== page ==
So I have to disagree with @Walter's comment in response to his answer, saying "no need to give any reasons" -- you don't need to but the OP is right in thinking it can be useful!

I think the question here is different though, and one the other answer so far isn't (IMHO) especially addressing. The OP isn't saying he is no longer publishing -- if that were true it would be easy to decline reviews and not worry about this. He's saying he's publishing less, and has less time for reviewing, and worries that if he always declines requests it will hurt the chance to publish.

By and large, I'd say the two are decoupled, within reason. I know someone who had published at a particular conference something like 8 times but declined my request to serve on the program committee for that conference when I chaired it. Did this hurt his chances of publishing in the future? Probably not. Did I think he was being really unfair by not carrying his weight on the other end of the publication process, as a reviewer? Absolutely! If it's a specific journal that keeps asking OP to review, and the OP declines without comment and then submits there, I think there is a nontrivial chance that it biases the editor, at least a bit. Probably not in the "automatic rejection" category by any means, but a finger on the scale, potentially.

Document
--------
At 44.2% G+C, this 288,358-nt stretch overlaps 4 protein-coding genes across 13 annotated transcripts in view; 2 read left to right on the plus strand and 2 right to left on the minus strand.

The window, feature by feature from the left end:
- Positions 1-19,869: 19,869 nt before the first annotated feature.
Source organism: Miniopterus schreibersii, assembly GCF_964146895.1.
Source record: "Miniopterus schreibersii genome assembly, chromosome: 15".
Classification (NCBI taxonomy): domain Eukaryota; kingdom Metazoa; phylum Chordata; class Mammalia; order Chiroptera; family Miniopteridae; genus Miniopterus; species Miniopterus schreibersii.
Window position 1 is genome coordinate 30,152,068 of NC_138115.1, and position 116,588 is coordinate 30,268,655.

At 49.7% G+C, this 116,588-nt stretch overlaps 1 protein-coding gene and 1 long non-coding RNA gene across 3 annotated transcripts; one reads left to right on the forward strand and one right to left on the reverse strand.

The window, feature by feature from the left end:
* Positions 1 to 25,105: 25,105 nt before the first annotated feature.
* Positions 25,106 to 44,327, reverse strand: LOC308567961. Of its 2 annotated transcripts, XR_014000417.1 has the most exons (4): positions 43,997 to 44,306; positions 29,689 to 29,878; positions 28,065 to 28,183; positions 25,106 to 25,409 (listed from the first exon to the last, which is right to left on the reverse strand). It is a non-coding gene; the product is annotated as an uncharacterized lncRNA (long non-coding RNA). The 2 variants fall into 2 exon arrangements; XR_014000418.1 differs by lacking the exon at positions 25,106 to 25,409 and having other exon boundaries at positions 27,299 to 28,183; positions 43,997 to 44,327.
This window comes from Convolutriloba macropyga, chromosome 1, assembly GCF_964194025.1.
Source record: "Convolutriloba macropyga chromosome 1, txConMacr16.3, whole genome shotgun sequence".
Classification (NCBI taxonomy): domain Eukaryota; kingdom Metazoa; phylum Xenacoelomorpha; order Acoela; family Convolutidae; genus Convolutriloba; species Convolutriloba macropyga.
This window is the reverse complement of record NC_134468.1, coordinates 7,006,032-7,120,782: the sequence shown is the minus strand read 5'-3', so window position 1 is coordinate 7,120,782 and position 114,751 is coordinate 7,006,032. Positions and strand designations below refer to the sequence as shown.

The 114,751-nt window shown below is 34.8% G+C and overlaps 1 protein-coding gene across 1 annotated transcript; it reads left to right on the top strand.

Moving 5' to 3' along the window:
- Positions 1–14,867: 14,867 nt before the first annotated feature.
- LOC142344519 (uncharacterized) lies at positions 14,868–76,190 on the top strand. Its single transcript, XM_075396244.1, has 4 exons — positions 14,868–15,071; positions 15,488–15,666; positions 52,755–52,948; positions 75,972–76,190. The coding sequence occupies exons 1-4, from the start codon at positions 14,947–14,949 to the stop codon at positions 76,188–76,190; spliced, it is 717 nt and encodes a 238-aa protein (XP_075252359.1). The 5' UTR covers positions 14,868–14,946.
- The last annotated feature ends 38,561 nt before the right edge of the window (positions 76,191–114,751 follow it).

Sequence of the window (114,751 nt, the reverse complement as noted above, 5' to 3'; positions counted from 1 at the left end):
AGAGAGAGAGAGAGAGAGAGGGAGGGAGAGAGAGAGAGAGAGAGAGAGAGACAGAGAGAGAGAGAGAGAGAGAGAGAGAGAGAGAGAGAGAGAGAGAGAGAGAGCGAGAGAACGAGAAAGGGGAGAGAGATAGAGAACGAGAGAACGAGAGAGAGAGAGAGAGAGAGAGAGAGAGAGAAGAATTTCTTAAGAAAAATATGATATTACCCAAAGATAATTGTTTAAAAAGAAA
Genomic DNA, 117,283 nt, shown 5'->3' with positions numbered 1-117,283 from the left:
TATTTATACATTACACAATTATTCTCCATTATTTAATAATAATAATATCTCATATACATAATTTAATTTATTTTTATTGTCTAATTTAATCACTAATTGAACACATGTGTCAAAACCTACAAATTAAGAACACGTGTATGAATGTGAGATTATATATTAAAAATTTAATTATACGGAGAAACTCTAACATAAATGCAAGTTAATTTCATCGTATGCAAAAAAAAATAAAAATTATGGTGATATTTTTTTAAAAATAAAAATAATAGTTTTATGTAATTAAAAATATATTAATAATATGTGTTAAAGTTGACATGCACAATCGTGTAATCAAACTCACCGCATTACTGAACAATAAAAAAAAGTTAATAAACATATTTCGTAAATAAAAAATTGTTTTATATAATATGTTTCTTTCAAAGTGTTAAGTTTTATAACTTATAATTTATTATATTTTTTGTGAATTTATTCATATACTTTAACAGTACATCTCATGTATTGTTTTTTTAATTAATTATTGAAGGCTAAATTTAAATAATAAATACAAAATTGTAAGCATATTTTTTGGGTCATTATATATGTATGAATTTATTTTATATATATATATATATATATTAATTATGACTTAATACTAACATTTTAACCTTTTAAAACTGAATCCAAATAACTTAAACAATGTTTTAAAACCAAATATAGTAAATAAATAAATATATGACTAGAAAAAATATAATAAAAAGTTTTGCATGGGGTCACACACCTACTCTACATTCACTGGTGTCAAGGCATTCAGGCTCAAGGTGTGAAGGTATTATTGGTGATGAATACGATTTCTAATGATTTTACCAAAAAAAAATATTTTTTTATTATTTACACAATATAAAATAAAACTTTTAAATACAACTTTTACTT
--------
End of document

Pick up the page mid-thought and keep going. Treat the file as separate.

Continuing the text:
That's why I think declining with a comment (separate email if the system doesn't allow it when declining) is a good idea. So is reviewing at least occasionally, both to keep on top of the topic and to give back -- as long as OP plans to still publish sometimes as well.

Fair is fair.

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    within reason, a simple comment is, at least, a polite thing to do. Of course, if a ghost conference sends 3/day, then spam folder would be the best option.... Jun 30, 2017 at 0:17
  • @FábioDias absolutely, and that is the point I started to make, but I realize the whole conversation digressed. The point isn't only "should one explain when declining" but "does repeatedly declining hurt publication". Perhaps this is an indication that the question is overly broad and asking too many independent questions, though it's hard really to separate them. Might be best though to simply ask "does saying no hurt publication chances" without the added question of whether it's accompanied by an explanation. Jun 30, 2017 at 0:22